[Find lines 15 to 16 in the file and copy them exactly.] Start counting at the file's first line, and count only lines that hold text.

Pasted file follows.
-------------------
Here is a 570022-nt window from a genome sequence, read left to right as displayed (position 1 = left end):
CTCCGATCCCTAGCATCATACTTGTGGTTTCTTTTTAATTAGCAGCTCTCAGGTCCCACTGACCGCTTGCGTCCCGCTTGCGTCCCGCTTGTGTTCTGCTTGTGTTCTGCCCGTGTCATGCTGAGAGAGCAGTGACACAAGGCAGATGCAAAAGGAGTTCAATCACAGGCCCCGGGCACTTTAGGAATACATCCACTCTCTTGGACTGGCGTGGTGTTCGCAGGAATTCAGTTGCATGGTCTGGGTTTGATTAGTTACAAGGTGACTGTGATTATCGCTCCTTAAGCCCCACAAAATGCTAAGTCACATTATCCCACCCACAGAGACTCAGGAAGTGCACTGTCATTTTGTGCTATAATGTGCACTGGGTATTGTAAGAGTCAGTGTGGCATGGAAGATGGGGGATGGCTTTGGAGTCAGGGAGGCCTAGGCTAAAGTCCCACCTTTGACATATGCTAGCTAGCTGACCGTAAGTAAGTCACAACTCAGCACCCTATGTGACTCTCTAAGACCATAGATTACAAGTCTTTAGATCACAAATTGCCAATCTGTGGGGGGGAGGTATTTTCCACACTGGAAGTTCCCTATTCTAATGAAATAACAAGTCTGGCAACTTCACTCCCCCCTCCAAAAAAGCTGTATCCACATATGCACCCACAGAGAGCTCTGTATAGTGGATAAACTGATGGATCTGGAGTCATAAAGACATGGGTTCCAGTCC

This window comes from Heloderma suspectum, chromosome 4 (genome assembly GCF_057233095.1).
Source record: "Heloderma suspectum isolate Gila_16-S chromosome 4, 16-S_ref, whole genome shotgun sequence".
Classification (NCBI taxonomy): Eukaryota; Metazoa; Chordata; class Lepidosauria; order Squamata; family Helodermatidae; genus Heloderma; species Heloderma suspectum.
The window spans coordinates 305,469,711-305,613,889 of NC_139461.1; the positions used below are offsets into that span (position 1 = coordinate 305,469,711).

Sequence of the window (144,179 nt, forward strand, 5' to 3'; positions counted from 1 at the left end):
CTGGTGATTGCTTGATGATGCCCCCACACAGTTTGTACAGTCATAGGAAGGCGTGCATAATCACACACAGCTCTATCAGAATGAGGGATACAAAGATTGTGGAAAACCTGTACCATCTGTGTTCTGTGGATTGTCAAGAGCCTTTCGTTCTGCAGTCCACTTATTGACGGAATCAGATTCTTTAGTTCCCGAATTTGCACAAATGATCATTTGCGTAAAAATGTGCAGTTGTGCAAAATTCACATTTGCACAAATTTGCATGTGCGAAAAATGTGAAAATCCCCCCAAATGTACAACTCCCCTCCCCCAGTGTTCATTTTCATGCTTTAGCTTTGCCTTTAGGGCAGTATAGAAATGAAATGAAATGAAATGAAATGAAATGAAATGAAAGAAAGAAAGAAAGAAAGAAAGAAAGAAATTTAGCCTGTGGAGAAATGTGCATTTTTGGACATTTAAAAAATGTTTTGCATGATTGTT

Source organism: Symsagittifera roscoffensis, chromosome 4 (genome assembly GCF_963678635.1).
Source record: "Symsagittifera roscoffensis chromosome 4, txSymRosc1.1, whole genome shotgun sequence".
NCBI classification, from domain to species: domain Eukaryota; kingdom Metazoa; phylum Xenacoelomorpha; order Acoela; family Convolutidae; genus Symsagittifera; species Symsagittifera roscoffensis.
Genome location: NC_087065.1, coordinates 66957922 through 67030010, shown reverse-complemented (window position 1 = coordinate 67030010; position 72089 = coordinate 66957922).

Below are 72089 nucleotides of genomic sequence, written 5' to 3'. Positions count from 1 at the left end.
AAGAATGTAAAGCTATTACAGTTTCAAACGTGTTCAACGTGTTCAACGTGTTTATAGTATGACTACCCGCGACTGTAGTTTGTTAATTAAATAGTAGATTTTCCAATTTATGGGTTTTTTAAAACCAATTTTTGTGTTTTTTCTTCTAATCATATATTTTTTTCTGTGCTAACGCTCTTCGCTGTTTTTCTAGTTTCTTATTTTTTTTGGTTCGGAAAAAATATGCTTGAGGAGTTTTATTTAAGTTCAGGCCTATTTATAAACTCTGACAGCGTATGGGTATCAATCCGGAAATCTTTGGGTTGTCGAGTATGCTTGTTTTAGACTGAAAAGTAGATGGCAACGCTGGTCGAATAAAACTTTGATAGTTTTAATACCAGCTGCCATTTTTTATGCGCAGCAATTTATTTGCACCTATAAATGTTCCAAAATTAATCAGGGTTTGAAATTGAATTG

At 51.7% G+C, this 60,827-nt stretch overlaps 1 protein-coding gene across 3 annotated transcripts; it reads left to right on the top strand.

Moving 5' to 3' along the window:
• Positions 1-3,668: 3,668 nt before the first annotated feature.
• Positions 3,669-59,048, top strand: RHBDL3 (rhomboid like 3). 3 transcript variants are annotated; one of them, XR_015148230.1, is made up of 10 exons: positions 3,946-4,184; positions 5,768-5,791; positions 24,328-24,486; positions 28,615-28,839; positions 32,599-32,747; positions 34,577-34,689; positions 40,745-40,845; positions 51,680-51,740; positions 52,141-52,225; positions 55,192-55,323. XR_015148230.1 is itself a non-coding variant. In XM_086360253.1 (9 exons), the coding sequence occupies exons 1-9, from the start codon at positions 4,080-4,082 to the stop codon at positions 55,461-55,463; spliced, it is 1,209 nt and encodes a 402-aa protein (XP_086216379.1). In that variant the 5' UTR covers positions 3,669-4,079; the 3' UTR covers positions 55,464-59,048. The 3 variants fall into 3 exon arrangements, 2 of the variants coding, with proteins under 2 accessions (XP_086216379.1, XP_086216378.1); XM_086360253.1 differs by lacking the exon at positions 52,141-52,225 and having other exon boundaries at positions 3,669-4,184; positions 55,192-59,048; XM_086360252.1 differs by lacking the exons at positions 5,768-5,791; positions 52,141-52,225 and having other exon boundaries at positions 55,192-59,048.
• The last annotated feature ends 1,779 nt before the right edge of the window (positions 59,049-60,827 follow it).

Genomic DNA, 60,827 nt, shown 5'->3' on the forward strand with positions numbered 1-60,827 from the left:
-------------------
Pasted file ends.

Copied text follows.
At 51.7% G+C, this 60,827-nt stretch overlaps 1 protein-coding gene across 3 annotated transcripts; it reads left to right on the top strand.

Moving 5' to 3' along the window: